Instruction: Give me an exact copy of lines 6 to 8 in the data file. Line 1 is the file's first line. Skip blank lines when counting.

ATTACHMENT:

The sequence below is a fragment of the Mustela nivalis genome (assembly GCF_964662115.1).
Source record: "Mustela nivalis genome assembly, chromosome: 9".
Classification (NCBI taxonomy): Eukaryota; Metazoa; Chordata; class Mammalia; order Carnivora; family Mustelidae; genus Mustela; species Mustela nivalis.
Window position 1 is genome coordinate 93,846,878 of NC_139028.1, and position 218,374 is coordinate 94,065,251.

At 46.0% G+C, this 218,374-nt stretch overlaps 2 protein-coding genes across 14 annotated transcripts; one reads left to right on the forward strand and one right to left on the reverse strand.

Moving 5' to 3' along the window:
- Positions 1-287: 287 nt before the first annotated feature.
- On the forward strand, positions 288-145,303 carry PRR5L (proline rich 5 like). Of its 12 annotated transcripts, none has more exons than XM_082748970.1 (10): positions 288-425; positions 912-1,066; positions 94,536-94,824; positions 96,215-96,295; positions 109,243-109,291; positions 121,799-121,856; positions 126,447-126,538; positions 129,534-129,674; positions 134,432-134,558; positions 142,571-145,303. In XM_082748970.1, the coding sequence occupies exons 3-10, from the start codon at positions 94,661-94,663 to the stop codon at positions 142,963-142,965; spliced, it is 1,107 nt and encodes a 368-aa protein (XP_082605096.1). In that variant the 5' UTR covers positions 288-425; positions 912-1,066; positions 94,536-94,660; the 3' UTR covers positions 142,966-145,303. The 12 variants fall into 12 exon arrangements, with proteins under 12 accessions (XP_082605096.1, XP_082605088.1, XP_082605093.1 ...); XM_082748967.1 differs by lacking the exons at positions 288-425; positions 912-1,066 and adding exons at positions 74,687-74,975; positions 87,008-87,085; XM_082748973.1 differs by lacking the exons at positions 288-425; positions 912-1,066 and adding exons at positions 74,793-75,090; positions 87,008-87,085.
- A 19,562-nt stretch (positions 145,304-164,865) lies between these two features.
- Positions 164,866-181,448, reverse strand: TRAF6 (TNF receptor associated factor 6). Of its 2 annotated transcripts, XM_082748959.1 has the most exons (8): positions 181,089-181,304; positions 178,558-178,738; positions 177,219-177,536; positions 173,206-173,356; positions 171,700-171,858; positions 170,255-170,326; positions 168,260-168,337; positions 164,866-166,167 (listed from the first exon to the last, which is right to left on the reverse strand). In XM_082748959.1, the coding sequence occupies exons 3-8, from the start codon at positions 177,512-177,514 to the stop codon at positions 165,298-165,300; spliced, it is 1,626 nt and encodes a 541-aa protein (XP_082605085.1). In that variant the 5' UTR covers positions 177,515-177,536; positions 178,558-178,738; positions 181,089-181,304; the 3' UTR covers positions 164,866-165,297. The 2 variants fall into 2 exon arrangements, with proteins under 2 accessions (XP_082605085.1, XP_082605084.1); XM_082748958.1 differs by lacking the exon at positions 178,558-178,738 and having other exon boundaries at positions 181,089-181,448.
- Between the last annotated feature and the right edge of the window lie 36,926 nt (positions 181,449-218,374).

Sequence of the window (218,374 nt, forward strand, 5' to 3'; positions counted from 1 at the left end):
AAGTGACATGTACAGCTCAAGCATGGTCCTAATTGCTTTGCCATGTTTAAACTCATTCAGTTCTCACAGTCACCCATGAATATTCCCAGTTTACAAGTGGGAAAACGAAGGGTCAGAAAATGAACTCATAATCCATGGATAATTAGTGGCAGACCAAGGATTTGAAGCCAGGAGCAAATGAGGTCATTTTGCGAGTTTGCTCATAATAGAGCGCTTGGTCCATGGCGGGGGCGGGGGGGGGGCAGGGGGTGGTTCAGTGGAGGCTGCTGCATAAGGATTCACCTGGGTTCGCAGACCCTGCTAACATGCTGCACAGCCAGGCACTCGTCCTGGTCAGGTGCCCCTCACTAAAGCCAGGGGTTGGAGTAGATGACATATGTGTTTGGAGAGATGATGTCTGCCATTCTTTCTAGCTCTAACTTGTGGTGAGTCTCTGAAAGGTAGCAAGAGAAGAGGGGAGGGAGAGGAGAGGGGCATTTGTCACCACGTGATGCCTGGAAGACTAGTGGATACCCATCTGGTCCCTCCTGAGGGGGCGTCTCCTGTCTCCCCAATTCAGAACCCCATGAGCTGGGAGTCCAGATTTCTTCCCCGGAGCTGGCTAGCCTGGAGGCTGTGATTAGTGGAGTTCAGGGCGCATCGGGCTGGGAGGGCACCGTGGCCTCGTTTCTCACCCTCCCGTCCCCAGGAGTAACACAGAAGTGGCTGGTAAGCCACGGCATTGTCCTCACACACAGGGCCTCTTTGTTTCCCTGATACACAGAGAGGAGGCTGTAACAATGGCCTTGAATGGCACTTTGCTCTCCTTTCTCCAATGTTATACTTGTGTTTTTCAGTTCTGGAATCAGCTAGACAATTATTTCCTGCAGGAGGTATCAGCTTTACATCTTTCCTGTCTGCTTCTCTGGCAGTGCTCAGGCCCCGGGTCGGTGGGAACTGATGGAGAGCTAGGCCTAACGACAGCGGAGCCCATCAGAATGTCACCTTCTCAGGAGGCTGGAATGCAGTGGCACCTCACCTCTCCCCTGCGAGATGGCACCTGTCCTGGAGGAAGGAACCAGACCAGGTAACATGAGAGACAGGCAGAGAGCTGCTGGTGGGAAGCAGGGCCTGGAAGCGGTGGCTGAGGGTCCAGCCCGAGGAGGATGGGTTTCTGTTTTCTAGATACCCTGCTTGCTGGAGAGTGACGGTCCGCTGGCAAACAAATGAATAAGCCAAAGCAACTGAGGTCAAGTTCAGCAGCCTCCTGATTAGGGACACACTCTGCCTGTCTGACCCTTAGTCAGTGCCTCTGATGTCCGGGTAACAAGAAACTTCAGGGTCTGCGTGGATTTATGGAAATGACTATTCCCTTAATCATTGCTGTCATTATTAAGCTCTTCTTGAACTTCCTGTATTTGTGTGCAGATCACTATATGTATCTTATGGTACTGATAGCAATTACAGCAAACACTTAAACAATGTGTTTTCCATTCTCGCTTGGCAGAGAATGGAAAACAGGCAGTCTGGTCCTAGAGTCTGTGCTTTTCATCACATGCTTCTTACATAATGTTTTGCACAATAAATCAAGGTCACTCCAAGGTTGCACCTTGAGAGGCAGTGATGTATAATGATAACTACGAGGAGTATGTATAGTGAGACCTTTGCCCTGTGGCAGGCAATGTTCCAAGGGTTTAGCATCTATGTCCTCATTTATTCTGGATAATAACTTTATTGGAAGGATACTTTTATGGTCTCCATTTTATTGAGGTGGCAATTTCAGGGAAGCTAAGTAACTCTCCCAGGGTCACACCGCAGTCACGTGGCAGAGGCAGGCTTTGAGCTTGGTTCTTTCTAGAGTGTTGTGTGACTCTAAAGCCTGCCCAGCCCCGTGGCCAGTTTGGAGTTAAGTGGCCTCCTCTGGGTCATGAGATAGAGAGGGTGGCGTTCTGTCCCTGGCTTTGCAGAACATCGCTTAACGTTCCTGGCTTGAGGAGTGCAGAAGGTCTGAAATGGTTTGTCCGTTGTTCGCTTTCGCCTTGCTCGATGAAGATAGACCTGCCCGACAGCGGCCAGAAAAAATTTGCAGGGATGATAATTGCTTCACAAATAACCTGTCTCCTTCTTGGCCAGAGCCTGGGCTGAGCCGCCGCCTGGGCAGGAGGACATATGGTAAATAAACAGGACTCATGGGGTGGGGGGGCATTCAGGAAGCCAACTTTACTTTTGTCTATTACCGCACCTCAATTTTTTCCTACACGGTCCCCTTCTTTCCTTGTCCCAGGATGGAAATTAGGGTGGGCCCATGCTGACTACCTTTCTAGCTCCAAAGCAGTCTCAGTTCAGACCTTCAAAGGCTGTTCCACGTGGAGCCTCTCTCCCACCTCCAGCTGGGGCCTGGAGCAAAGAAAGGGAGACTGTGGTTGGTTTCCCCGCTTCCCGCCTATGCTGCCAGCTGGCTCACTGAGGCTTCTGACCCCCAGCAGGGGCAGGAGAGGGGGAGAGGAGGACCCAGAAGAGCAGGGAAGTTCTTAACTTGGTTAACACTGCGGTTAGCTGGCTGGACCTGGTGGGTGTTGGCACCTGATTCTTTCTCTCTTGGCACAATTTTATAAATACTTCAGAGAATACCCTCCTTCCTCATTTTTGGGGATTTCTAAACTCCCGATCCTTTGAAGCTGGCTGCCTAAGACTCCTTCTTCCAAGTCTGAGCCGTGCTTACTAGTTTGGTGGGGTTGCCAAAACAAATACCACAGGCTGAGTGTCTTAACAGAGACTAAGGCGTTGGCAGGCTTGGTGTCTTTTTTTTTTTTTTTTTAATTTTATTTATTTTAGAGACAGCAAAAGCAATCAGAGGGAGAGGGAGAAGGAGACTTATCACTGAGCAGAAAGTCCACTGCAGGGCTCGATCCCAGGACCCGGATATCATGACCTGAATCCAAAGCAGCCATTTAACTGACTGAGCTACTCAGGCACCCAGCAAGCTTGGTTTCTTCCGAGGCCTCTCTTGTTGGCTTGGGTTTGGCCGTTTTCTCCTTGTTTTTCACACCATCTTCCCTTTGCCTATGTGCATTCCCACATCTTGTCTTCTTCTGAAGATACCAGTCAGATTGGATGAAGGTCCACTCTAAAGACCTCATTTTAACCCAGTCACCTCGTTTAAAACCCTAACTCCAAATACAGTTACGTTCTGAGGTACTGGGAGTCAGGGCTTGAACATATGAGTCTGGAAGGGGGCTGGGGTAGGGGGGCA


Moving 5' to 3' along the window:
- Positions 1-287: 287 nt before the first annotated feature.
- On the forward strand, positions 288-145,303 carry PRR5L (proline rich 5 like). Of its 12 annotated transcripts, none has more exons than XM_082748970.1 (10): positions 288-425; positions 912-1,066; positions 94,536-94,824; positions 96,215-96,295; positions 109,243-109,291; positions 121,799-121,856; positions 126,447-126,538; positions 129,534-129,674; positions 134,432-134,558; positions 142,571-145,303. In XM_082748970.1, the coding sequence occupies exons 3-10, from the start codon at positions 94,661-94,663 to the stop codon at positions 142,963-142,965; spliced, it is 1,107 nt and encodes a 368-aa protein (XP_082605096.1). In that variant the 5' UTR covers positions 288-425; positions 912-1,066; positions 94,536-94,660; the 3' UTR covers positions 142,966-145,303. The 12 variants fall into 12 exon arrangements, with proteins under 12 accessions (XP_082605096.1, XP_082605088.1, XP_082605093.1 ...); XM_082748967.1 differs by lacking the exons at positions 288-425; positions 912-1,066 and adding exons at positions 74,687-74,975; positions 87,008-87,085; XM_082748973.1 differs by lacking the exons at positions 288-425; positions 912-1,066 and adding exons at positions 74,793-75,090; positions 87,008-87,085.